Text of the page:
Smells Like Dog

Smells Like Dog
by Suzanne Selfors
Here’s what I love: I love books. I love dogs. I love pirates. How could there be anything more perfect for me than a book about a boy and his dog who go seeking pirate treasure? Well, it could also have secret rooms in a museum (I love both secret rooms and museums), and a secret society! And a goat farm! That would be even better than perfect.

Unfortunately, it wasn’t perfect.

The elements were all there, and parts of it were excellent.There are some twists that were particularly surprising in a young book like this, which are often extremely predictable, though still enjoyable. The main character, Homer, and his relationship with his sister were both nicely done; in the beginning, I wished Homer would stand up for himself a bit more, be a little less passive, and over the course of the book, he becomes able to do that, and that was nice to see — he would have made a good hero for a kid like me, like Homer, who reads a lot, doesn’t have many friends, and has dreams quite apart from what his family expects of him. I liked Homer’s whole family, in fact.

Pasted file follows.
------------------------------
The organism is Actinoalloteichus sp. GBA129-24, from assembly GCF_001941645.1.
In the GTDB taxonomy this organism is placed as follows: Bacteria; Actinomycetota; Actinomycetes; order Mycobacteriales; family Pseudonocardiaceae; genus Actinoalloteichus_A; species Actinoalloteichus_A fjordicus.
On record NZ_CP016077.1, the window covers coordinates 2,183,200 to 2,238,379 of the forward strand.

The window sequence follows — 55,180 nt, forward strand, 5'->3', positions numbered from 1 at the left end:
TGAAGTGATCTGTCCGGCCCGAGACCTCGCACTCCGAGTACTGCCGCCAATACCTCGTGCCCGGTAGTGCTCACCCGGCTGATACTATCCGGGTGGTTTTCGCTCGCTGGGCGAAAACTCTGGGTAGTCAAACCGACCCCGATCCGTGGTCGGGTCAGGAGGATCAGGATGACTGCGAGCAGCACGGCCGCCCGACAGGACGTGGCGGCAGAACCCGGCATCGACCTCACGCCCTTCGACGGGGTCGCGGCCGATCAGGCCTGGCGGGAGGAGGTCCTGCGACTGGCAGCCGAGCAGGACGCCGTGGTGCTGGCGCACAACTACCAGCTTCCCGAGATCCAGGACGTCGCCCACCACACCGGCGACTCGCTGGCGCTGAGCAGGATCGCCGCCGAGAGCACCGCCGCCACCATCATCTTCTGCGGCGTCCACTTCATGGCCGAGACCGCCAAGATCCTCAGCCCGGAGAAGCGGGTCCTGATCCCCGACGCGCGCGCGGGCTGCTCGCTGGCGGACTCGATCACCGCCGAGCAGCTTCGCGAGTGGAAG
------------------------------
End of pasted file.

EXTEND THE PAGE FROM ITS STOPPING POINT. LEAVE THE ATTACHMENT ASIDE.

The other characters, though (Apart from Lorelei — Lorelei was fantastic), were a lot less real, and therefore a lot less interesting to me. They seemed too much like they were lifted straight out of A Series of Unfortunate Events, including the freakish grotesqueness of them and the strident imperiousness of the principal villain. Maybe this suits a young book, but I would think that if some characters could be complex and interesting — the secret of Homer’s father, for instance, revealed a whole other side to him, and in one moment, changed my perception of him entirely; that is good writing, and a good character — then they all could. They weren’t. It was too bad.

My biggest complaint about this book, though? It didn’t smell enough like dog. Dog is a lovely fella — though really, that’s a terrible name, even if it does come from children — with a nice uniqueness about him. But there isn’t enough of him: he and Homer bond, and there’s no real reason for it. Maybe that’s the way it works with kids and dogs, they grow to love each other for no reason at all, but I want there to be some affection, some connection, before they are willing to fight and die for each other. There wasn’t. Dog did not have nearly enough of a personality for such a vital character to the story, and one so important to drawing me into the book. He’s just there for Homer to love and protect, and to serve as a plot device at a particular moment.

Overall, good stuff and bad. I liked Lemony Snickett better.

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